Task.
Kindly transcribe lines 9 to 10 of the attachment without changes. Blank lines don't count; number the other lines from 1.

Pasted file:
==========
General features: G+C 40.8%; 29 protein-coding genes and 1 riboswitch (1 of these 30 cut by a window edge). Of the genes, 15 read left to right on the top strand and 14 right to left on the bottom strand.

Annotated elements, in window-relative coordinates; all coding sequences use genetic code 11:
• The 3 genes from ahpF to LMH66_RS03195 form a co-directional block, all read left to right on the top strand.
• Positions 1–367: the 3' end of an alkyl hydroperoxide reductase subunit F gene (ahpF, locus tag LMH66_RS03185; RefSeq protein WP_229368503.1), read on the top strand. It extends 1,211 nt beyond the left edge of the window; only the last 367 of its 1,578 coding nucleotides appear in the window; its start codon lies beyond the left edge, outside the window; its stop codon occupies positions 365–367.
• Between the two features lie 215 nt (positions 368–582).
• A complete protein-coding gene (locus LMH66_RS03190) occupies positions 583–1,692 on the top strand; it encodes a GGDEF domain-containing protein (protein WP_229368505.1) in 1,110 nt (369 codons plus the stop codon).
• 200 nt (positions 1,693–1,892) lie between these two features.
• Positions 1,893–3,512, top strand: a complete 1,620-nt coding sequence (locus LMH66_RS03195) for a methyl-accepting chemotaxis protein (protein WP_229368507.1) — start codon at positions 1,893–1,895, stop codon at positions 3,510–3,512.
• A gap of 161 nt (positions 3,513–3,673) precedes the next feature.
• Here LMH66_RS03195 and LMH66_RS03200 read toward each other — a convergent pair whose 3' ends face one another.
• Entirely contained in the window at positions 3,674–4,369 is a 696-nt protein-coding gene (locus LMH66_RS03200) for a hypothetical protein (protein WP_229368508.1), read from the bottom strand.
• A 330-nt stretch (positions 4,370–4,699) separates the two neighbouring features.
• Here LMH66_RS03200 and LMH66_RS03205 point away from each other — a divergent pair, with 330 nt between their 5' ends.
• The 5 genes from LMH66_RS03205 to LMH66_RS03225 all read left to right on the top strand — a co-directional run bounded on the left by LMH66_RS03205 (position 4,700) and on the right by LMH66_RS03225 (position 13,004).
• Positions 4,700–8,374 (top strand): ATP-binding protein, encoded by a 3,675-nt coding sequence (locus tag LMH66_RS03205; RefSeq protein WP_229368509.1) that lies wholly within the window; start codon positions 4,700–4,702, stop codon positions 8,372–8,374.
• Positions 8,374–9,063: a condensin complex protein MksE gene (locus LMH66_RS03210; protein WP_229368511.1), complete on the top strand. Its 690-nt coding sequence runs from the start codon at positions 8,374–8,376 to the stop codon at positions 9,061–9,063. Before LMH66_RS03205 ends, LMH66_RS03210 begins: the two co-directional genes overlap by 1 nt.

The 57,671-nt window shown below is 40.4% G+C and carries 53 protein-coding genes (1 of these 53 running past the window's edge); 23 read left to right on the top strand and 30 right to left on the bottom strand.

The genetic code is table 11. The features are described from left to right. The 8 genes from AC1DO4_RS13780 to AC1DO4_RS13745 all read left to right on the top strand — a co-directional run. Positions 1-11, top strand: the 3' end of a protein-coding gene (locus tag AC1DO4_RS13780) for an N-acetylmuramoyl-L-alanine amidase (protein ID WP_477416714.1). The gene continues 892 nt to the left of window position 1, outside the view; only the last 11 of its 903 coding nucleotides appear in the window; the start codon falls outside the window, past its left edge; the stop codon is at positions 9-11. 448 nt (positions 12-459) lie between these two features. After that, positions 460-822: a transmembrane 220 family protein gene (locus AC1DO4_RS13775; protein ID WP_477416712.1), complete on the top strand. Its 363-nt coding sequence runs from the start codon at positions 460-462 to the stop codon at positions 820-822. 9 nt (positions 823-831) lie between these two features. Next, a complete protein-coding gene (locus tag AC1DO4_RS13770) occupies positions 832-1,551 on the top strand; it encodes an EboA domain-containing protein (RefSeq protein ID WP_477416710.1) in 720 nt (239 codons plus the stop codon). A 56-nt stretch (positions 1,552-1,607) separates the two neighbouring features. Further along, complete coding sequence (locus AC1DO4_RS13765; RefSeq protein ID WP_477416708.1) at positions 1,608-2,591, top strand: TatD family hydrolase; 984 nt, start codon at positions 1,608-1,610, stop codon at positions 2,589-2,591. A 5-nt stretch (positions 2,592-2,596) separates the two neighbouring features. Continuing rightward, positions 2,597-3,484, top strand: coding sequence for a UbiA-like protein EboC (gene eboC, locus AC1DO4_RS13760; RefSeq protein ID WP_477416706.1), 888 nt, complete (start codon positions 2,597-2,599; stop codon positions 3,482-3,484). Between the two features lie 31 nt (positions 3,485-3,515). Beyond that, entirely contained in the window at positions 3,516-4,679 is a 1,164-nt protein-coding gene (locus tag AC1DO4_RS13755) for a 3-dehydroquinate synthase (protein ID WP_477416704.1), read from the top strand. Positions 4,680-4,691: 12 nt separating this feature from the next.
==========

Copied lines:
• A gap of 161 nt (positions 3,513–3,673) precedes the next feature.
• Here LMH66_RS03195 and LMH66_RS03200 read toward each other — a convergent pair whose 3' ends face one another.